For the first time, victims of the opioid crisis formally confront the Sackler family
For the first time during the long legal reckoning over the opioid crisis, members of the Sackler family who own Purdue Pharma heard directly from people who say their company's main product, Oxycontin, wrecked their lives.
David Sackler, Richard Sackler and Theresa Sackler listened and watched during the roughly two-hour long hearing as people described surviving addiction and spoke of losing loved ones to the epidemic.
The Sacklers spoke briefly to confirm their presence, but did not respond to the testimony.
"You created so much loss for so many people," said Kay Scarpone, whose son Joe Scarpone, a retired Marine, died of an opioid overdose.
"I'm not sure how you live every day. I hope you ask for God's forgiveness for your actions. May God have mercy on your souls," Scarpone said.
Many of the people who testified held up photographs of dead loved ones.
"As a physician and a mother, I have been consumed with grief," said Dr. Kimberly Blake, whose son Sean died of an opioid overdose.
"In 2020, I was hospitalized with depression because I couldn't face another Mother's Day without him," she said.
Roughly 500,000 people in the U.S. have died from opioid overdoses since the opioid crisis began in 1999, including prescription painkillers and street drugs such as heroin and illicit fentanyl, according to the Centers for Disease Control and Prevention.
The virtual hearing was held in federal bankruptcy court at the request of the mediator who hashed out a deal with members of the Sackler family, who are expected to pay roughly $6 billion in exchange for immunity from future opioid lawsuits.
Judge Robert Drain, who presided over the hearing from his court room in White Plains, N.Y., noted that the Sacklers agreed voluntarily to take part.
This was the first and only formal opportunity during Purdue Pharma's lengthy bankruptcy proceeding for victims to address the company's owners directly.
Drain cautioned this wasn't an evidentiary hearing where personal statements should be taken as fact. He also urged those taking part to avoid creating a "denunciation rally."
But at times, the statements directed at members of the Sackler family were searing.
"I am not a vindictive person, but what you did is criminal," said Stephanie Lubinski, who lost her husband to an overdose. "You made an insane amount of money off our family, more money than you could ever spend."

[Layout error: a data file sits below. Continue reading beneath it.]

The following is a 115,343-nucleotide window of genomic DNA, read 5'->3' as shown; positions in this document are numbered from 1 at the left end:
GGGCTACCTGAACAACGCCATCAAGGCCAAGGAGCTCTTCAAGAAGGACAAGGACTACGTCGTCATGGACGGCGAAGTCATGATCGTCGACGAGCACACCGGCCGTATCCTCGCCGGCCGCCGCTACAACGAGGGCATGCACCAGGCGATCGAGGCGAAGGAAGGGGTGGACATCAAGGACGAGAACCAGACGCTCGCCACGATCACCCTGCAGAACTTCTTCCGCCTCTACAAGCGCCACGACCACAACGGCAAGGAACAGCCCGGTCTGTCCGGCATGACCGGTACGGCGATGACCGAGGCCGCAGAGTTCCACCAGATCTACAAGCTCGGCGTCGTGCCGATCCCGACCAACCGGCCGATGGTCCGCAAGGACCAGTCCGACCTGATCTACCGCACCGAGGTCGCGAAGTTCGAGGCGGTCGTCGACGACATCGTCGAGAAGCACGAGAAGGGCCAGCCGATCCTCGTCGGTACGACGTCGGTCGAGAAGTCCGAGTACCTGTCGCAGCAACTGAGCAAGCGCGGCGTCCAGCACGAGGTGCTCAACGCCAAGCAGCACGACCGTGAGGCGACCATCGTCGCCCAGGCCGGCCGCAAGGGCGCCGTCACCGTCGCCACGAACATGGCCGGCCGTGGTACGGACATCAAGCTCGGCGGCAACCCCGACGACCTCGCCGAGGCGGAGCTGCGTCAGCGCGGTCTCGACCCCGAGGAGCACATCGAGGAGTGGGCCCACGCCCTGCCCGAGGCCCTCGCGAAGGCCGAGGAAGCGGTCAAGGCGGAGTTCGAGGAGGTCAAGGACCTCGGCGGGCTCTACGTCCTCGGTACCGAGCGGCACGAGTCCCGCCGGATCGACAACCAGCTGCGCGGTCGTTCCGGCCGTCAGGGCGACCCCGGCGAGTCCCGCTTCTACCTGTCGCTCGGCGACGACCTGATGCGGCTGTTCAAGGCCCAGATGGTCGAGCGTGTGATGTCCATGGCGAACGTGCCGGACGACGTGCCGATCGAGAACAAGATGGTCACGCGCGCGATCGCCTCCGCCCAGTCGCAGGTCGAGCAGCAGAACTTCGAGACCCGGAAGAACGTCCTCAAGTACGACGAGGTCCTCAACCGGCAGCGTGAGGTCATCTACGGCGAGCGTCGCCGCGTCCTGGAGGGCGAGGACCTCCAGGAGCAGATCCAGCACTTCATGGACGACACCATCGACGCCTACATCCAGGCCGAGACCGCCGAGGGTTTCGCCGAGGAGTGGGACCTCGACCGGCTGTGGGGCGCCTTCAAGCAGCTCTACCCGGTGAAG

Holding up her husband's photograph, she said, "You will know his name, Troy Alan Lubinksi."
The Sacklers do not respond, and offer no apology
David and Theresa Sackler could be seen on-screen during the Zoom session, showing no visible emotion or expression. Richard Sackler was not in view.
Drain has signaled that he expects to approve this bankruptcy deal, after nine states dropped their opposition.
If that happens, the Sacklers will emerge with a clean legal slate, achieving what their attorneys have described as "global peace" from any liability for the opioid crisis.
In the past, the Sackler family has repeatedly voiced "regret" about the impact of Oxycontin, but they have not apologized.
Many of those who survived addiction or lost loved ones voiced rage that members of the Sackler family showed no contrition.
Family members who served on the company's board and who played a significant role in management decisions have long maintained they did nothing wrong, according to internal Purdue Pharma documents.
The company itself has pleaded guilty to federal crimes twice for its opioid marketing schemes, first in 2007 and again in 2020.
Documents revealed during years of litigation — and as part of a lengthy bankruptcy proceeding for Purdue Pharma — show some members of the Sackler family pushed aggressively to boost prescription opioid sales.
Even as addiction rates and overdoses surged nationwide, the Sacklers employed a consulting firm that promised to help Purdue Pharma "turbocharge" Oxycontin sales.
The Sacklers have denied wrongdoing and faced public backlash
Purdue Pharma's story isn't unique. Many of the largest corporations in the U.S. got involved in the opioid business and have paid large sums to settle a wave of lawsuits linked to the crisis.
Late last month, four Fortune 50 companies — AmerisourceBergen, Cardinal Health, Johnson & Johnson and McKesson — agreed to a deal worth roughly $26 billion.
But while executives at those firms have largely remained behind the scenes, the Sacklers have faced an intense personal backlash.
Best-selling books, a TV mini-series, and high-profile magazine articles have portrayed some members of the family as major players in pushing opioid sales.
"I want you to know that the things you have done — and their deadly consequences—have been seen," addiction activist Ryan Hampton said at the hearing. He survived opioid addiction, which he says began with a prescription for Oxycontin.
Addressing his remarks directly to Richard Sackler, Hampton said, "Your actions will never be forgotten. The world sees you for what you really are."
The family, once famous for its philanthropic donations, has seen its name stripped from major arts, medical and education institutions.
In public statements and in testimony before Congress in 2020, the Sacklers have described that narrative as inaccurate and unfair.
"The family and the board acted legally and ethically," David Sackler testified before a House panel.
Many of the family members and addiction survivors who spoke on Thursday also directed comments at Attorney General Merrick Garland, urging him to open a criminal probe into the Sacklers' alleged role in the opioid crisis.
However, the family has never faced criminal charges, and paid $225 million to resolve the federal government's civil claims against the family.